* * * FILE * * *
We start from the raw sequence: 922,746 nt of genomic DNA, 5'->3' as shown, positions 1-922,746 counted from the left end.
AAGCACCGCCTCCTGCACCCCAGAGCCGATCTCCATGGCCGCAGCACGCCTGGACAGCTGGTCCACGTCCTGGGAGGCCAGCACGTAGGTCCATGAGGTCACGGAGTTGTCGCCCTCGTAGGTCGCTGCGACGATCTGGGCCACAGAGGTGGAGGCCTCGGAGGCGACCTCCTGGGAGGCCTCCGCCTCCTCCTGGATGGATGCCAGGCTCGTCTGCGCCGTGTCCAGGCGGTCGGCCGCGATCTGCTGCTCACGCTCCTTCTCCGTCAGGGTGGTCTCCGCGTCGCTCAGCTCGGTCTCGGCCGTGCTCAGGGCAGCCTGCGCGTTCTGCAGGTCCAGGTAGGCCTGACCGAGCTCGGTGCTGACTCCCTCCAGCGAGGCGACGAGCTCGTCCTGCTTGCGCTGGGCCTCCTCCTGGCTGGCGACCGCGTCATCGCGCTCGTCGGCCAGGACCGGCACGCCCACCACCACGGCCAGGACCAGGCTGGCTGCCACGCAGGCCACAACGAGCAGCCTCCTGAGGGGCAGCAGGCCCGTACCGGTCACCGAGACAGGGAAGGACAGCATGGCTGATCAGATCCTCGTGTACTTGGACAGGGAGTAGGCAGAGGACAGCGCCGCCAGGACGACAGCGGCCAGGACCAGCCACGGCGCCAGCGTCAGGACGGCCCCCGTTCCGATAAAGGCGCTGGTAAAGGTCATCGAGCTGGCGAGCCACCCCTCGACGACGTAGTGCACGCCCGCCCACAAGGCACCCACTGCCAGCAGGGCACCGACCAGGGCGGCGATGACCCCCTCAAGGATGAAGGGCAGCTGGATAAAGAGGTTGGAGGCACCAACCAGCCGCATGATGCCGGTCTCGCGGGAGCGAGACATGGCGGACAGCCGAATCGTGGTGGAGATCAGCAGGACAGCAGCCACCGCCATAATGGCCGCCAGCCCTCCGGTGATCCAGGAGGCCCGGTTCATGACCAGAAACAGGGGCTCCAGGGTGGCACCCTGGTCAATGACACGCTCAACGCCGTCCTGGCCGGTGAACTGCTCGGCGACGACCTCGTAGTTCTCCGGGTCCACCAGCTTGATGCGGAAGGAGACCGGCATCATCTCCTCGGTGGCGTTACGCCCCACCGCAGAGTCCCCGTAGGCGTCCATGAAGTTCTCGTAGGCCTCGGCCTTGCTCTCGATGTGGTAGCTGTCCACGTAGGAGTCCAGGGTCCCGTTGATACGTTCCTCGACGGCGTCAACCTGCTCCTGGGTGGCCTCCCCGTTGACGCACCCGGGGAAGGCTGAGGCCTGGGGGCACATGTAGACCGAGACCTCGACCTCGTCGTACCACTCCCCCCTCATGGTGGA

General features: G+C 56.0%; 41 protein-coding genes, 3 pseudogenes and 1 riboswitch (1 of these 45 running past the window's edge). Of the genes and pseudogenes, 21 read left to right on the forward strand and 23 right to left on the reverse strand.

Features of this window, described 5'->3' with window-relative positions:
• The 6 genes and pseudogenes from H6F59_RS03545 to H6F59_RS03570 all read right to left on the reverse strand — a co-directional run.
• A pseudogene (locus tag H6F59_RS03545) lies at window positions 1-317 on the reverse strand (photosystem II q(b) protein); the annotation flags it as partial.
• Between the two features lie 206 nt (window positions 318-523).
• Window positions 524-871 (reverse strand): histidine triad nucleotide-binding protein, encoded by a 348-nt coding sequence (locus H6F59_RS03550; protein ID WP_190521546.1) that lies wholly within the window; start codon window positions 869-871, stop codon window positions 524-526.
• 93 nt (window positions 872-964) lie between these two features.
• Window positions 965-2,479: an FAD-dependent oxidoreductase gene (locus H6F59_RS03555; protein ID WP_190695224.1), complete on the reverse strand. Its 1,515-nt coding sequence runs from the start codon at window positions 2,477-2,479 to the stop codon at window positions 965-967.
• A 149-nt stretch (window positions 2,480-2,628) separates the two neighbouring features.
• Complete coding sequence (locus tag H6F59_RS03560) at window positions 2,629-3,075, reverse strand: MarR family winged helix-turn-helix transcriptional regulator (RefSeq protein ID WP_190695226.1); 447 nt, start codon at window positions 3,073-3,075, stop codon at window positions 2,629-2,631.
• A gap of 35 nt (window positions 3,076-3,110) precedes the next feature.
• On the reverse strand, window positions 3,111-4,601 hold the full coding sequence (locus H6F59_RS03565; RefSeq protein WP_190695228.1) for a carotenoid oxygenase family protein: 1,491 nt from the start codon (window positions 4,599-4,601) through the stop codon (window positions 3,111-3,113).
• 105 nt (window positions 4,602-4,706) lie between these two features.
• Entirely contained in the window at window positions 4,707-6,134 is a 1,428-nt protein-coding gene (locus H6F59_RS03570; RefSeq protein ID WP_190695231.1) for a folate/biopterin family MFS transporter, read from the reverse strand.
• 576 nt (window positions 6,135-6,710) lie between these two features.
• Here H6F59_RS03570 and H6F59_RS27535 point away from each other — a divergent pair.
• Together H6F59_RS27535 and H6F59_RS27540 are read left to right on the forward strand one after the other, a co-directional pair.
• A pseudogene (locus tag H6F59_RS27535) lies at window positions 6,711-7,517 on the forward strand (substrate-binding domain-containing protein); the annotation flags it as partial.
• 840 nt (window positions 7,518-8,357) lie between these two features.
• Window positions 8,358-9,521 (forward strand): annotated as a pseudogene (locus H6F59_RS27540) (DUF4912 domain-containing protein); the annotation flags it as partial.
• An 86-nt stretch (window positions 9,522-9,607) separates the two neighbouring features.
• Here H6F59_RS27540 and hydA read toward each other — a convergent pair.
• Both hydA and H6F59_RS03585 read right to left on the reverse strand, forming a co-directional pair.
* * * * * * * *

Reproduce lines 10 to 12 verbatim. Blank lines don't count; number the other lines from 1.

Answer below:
• Window positions 965-2,479: an FAD-dependent oxidoreductase gene (locus H6F59_RS03555; protein ID WP_190695224.1), complete on the reverse strand. Its 1,515-nt coding sequence runs from the start codon at window positions 2,477-2,479 to the stop codon at window positions 965-967.
• A 149-nt stretch (window positions 2,480-2,628) separates the two neighbouring features.
• Complete coding sequence (locus tag H6F59_RS03560) at window positions 2,629-3,075, reverse strand: MarR family winged helix-turn-helix transcriptional regulator (RefSeq protein ID WP_190695226.1); 447 nt, start codon at window positions 3,073-3,075, stop codon at window positions 2,629-2,631.